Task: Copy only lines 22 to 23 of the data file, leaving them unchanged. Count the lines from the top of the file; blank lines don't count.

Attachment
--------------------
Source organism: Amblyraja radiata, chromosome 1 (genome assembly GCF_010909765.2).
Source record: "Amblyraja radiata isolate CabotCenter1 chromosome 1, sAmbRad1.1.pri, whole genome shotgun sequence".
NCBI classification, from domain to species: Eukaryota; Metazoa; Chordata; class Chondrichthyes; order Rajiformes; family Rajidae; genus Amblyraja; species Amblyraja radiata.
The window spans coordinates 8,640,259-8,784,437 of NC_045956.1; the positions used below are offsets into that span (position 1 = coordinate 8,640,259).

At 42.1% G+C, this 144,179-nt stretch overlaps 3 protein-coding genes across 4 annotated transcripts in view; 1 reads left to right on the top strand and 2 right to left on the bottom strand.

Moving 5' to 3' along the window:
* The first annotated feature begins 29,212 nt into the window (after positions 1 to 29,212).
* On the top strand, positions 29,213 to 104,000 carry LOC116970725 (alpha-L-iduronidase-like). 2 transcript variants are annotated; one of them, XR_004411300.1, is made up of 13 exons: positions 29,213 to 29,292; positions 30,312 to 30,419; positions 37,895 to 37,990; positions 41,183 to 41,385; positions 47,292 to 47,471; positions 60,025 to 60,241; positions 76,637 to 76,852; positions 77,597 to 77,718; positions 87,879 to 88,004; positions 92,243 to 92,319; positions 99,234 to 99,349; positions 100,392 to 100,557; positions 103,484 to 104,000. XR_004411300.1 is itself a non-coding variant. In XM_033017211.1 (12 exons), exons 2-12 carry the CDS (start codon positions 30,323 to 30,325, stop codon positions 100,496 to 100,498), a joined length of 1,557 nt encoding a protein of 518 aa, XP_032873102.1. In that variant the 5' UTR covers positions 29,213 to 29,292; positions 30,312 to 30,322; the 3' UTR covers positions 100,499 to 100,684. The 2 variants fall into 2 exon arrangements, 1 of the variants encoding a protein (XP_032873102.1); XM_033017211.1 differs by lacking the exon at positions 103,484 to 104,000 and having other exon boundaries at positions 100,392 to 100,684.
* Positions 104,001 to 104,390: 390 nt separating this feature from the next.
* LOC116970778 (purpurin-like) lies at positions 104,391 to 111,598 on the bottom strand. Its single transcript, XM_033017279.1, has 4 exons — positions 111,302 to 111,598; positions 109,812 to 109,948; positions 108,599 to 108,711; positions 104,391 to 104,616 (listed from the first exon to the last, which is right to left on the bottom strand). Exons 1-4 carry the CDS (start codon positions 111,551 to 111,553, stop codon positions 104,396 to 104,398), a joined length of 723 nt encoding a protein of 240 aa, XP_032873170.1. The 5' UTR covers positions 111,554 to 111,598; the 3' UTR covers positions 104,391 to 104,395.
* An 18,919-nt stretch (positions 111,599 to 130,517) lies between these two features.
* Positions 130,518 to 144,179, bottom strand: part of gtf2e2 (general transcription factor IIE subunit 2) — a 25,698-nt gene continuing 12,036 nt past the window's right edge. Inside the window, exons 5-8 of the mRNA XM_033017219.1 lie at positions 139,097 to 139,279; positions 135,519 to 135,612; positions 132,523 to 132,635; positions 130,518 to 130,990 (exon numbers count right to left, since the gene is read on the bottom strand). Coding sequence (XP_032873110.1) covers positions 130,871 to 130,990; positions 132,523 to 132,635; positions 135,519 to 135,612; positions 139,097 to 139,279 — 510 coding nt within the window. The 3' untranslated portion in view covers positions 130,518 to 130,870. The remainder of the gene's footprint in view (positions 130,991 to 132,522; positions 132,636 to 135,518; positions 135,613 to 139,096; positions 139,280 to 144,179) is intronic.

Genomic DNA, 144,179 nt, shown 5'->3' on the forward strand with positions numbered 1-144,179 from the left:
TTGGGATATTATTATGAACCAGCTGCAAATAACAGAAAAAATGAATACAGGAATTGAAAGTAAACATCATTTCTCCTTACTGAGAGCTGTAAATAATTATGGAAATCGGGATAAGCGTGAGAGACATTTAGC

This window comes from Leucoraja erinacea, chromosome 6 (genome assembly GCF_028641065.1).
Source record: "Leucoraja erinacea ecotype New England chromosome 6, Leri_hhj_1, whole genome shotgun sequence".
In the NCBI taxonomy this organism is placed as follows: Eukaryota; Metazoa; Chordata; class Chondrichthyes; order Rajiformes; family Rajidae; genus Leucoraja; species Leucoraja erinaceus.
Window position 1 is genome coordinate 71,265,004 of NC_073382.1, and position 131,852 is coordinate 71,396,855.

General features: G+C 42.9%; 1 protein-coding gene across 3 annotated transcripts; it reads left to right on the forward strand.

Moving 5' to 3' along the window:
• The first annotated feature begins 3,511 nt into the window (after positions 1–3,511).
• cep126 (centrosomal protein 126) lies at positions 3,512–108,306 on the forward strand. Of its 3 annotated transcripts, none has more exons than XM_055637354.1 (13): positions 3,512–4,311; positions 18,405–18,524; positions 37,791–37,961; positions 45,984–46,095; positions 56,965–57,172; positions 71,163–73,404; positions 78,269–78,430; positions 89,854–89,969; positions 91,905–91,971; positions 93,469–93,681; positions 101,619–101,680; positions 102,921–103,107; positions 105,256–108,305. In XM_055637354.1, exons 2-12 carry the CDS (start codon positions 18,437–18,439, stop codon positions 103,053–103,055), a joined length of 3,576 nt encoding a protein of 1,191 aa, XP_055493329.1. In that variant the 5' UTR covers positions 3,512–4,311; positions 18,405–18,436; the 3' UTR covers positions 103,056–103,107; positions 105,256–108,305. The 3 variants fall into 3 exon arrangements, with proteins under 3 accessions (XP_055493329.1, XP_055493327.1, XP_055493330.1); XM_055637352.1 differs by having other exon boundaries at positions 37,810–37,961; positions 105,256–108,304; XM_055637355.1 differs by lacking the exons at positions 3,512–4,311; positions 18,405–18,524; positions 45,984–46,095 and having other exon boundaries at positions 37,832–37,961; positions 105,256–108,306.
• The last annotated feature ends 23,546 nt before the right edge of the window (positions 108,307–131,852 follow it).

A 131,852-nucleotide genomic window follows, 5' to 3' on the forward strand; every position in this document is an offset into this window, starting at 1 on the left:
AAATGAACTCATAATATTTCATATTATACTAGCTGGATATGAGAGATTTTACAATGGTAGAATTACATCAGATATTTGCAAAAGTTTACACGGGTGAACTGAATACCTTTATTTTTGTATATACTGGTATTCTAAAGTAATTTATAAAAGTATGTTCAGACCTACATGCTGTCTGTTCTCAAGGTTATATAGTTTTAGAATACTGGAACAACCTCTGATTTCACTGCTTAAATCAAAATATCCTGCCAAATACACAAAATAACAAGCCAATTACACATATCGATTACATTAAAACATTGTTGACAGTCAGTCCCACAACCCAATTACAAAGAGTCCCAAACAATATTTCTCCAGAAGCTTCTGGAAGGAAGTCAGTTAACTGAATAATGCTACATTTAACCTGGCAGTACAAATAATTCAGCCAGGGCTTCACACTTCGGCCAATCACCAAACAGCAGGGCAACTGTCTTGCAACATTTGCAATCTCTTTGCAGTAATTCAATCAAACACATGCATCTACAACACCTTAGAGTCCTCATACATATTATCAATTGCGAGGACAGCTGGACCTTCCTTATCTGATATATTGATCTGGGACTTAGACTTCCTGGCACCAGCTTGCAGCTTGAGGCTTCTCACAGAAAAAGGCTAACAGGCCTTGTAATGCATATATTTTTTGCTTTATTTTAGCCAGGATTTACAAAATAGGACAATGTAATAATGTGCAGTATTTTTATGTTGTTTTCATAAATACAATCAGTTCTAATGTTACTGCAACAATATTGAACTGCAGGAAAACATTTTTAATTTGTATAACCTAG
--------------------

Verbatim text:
• cep126 (centrosomal protein 126) lies at positions 3,512–108,306 on the forward strand. Of its 3 annotated transcripts, none has more exons than XM_055637354.1 (13): positions 3,512–4,311; positions 18,405–18,524; positions 37,791–37,961; positions 45,984–46,095; positions 56,965–57,172; positions 71,163–73,404; positions 78,269–78,430; positions 89,854–89,969; positions 91,905–91,971; positions 93,469–93,681; positions 101,619–101,680; positions 102,921–103,107; positions 105,256–108,305. In XM_055637354.1, exons 2-12 carry the CDS (start codon positions 18,437–18,439, stop codon positions 103,053–103,055), a joined length of 3,576 nt encoding a protein of 1,191 aa, XP_055493329.1. In that variant the 5' UTR covers positions 3,512–4,311; positions 18,405–18,436; the 3' UTR covers positions 103,056–103,107; positions 105,256–108,305. The 3 variants fall into 3 exon arrangements, with proteins under 3 accessions (XP_055493329.1, XP_055493327.1, XP_055493330.1); XM_055637352.1 differs by having other exon boundaries at positions 37,810–37,961; positions 105,256–108,304; XM_055637355.1 differs by lacking the exons at positions 3,512–4,311; positions 18,405–18,524; positions 45,984–46,095 and having other exon boundaries at positions 37,832–37,961; positions 105,256–108,306.
• The last annotated feature ends 23,546 nt before the right edge of the window (positions 108,307–131,852 follow it).